Hello Planet! Here’s my weekly GSOC report for Hormiga, the Tracker based ORM.

While last week was dedicated to coding the basic blocks of the ORM (ontology lexer and parser), this week I set up the first blocks of the ORM itself. What I did:

  1. Define the mapping format: it will be JSON based, and look like that:
    {
        RdfClass: "nao:Tag",
        Name: "Tag",
    
        Properties: [
            {
                RdfName: "rdfs:label",
                Name: "label"
            }
        ]
    }

    The good thing is that JSON makes it expansible (the parser will just ignore any unknown element), so that we can add missing bits later.

  2. I wrote a parser for this format
  3. I wrote an ontology parser (what I had was a turtle parser, producing statements but not “interpreting” them). It’s pretty basic ATM, only enumerating classes and properties.
  4. I wrote the first steps of the mapping, that is load the mapping file, check it, load the ontology files, check them, and check that the classes and properties used in the mapping are defined in the loaded ontologies.

I though I would be able to do a bit more, but I got more work that what I expected (blame my internship tutor who gave me a lot of interesting things to do). So far, I’m not late, but just on time.

What can we expect next week ? Well, more thorough checking of the mapping file, and the specification of how code generation will be done. I’m still not totally clear on how I’ll do that, but I’m pretty sure my mentor will have interesting ideas, since he’s the author of Vala.

3 Responses to “GSOC weekly report #2”


  1. [...] Planet GNOME Related Posts:Jakub Steiner: Leaving NovellStormy Peters: Words are important – just not always the way you thinkHow To Take a Screenshot of your Droid with Ubuntu GNU/Linux [...]

  2. John Carr Says:

    Wouldn’t it be useful to add this to tracker its self? I think metadata about metadata schemas is perfectly valid…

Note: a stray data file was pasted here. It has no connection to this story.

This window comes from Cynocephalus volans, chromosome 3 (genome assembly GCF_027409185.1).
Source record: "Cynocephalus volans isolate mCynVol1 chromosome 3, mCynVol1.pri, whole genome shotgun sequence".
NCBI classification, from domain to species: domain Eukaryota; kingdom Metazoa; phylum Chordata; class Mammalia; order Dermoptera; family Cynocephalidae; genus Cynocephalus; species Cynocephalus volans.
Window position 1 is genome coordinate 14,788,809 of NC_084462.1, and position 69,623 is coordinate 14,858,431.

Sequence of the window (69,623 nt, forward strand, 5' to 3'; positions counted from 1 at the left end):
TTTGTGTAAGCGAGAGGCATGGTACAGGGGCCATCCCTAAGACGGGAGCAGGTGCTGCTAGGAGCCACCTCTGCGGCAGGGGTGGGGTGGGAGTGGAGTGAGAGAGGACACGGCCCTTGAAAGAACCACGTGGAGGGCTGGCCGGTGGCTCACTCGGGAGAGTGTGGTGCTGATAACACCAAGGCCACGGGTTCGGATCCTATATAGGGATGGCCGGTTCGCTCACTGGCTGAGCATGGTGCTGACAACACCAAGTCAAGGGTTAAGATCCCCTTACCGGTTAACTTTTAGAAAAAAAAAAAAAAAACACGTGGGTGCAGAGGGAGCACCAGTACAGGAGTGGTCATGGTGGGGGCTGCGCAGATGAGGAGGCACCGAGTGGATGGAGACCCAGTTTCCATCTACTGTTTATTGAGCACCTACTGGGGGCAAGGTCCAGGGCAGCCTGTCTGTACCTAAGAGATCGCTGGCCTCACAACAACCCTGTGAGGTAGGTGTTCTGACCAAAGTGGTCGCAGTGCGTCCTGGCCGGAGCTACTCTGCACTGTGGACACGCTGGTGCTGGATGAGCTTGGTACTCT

Another thing to consider is reverse mapping: Quite often you find yourself wanting to traverse in the other direction. Hypothetical example would be that:

    Album hasSong Song

    But the ORM wants to add a getAlbum() property to the song. So you need metadata to handle that (in a lot of cases a reverse property would need an alternative name to make sense).


    • @John: Do you mean, adding mapping files for all classes supported by Tracker to Tracker itself? I’m not totally sure I’d do it that way, because the number of properties can grow huge (think of a very specific class with a large number of parents). Furthermore, we’d need to do inference to guess all the properties that can apply to a single class. I’m not discarding the idea, but so far I think it’s way easier to allow the user to pick the properties he needs, and not end with tons of generated code.

      About reverse properties, it’s something a bit tricky, I think a syntax like that would work (for a property object) :

      
      {
          "RdfName": "hasSong",
          "ReverseName": "album",
          "Name": "song"
      }
      

      The presence of the ReverseName key determines if a reverse property has to be built.


Comments are closed.